THE COMMUNITY COLLEGE MOVEMENT.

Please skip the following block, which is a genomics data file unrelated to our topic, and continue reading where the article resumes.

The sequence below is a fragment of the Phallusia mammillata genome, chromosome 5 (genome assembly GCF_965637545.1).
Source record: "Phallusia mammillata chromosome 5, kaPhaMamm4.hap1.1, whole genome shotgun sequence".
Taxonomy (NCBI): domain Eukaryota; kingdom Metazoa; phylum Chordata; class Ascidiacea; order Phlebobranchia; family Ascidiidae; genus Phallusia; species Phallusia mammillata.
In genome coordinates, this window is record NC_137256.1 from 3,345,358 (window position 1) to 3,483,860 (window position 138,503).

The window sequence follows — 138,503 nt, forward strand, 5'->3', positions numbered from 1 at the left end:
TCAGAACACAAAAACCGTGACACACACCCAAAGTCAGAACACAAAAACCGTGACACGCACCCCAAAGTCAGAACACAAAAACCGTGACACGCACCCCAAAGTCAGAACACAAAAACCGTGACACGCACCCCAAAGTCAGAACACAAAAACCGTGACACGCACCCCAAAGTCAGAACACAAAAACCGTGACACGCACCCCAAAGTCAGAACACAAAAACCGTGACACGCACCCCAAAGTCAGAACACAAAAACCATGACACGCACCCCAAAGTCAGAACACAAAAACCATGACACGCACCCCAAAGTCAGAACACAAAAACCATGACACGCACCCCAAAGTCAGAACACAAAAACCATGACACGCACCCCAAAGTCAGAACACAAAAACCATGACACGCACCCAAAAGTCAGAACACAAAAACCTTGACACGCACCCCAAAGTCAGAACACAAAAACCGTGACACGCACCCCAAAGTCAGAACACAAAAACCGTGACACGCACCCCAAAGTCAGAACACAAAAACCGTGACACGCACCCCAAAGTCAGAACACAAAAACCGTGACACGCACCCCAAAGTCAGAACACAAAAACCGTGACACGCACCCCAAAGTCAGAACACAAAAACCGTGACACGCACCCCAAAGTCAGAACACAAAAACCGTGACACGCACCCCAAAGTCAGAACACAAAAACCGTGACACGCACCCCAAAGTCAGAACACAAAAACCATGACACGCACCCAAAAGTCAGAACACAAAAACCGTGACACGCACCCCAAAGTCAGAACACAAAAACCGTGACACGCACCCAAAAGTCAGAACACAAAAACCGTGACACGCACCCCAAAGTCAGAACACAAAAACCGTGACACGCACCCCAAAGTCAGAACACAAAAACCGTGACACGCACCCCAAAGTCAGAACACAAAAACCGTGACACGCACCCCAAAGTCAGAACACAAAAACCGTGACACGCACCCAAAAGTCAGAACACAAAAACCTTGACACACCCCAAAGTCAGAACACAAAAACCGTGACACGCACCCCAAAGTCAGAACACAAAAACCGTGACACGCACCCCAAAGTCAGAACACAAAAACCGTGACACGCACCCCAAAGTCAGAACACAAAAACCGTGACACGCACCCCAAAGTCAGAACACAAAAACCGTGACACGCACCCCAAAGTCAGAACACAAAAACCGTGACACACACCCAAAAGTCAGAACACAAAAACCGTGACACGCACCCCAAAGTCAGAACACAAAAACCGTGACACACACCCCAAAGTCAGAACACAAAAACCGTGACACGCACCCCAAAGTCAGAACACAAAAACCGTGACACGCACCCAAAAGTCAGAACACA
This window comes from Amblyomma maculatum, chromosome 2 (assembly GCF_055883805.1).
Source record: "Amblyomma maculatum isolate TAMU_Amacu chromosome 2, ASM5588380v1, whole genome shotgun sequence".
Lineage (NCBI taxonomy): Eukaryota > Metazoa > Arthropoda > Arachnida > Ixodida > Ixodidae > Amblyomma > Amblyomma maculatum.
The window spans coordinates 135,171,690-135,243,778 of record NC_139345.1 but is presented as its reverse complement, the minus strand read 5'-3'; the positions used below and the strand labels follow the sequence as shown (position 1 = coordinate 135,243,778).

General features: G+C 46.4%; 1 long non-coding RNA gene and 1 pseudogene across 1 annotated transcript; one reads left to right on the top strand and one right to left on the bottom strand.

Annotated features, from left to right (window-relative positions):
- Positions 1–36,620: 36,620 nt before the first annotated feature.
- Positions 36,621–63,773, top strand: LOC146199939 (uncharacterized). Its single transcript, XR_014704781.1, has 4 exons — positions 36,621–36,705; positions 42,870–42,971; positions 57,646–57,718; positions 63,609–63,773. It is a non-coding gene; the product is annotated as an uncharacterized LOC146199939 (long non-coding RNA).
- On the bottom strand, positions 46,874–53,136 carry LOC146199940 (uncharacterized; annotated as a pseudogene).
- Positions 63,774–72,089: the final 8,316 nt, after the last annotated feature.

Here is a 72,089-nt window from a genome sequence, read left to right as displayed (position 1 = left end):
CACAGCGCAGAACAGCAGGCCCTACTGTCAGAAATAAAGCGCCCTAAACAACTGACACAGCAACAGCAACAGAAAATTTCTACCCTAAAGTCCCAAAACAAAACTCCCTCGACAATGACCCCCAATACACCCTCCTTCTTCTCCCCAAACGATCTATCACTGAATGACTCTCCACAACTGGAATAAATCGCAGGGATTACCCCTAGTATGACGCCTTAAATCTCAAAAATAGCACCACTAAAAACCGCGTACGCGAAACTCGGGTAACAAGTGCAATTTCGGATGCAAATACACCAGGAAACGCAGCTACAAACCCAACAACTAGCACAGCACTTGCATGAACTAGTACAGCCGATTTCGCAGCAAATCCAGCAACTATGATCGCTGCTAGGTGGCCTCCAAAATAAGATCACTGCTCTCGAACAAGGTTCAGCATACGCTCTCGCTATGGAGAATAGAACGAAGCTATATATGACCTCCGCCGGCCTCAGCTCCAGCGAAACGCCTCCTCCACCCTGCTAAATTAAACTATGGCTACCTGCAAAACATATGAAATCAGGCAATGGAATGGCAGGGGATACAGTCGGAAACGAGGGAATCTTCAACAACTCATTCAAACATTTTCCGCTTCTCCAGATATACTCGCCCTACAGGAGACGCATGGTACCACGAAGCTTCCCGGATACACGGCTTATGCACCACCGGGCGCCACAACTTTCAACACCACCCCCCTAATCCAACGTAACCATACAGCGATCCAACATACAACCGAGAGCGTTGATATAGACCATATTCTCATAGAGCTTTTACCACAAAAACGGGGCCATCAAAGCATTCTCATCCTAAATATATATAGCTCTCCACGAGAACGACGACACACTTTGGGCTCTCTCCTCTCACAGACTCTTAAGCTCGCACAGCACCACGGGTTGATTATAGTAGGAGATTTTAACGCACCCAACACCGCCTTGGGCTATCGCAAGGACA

One of the most significant trends in higher education has been the growing proportion of students attending community colleges. The number of two-year colleges, mostly community colleges, more than doubled between 1960 and 1980 (from 521 to 1,274). They offer low-cost higher education ill or near the students’ hO communities, Many take two year courses preparing for technical or semiprofessional careers of many kinds-dental t”technician, practical nurse, computer programmer, legal secretary, and many more. Others take an inexpensive two years at a community college and transfer to a four-year college to complete a degree. People already . in an occupation enroll in one or more courses to upgrade their skills. Functionalists see community colleges as a practical response to society’s need for more trained workers and to students’ need for inexpensive higher education. Some conflict . scholars see the community college as a device to preserve inequality by diverting less ado vantaged youth into a dead end; to “cool’ •them out” so they settle for low-level careers and never compete for admission· to professional schools [Alba and Lavin; 1981]. Thus, whether the community college is a mobility Iadd~r or a mobility barrier ca~ be argued.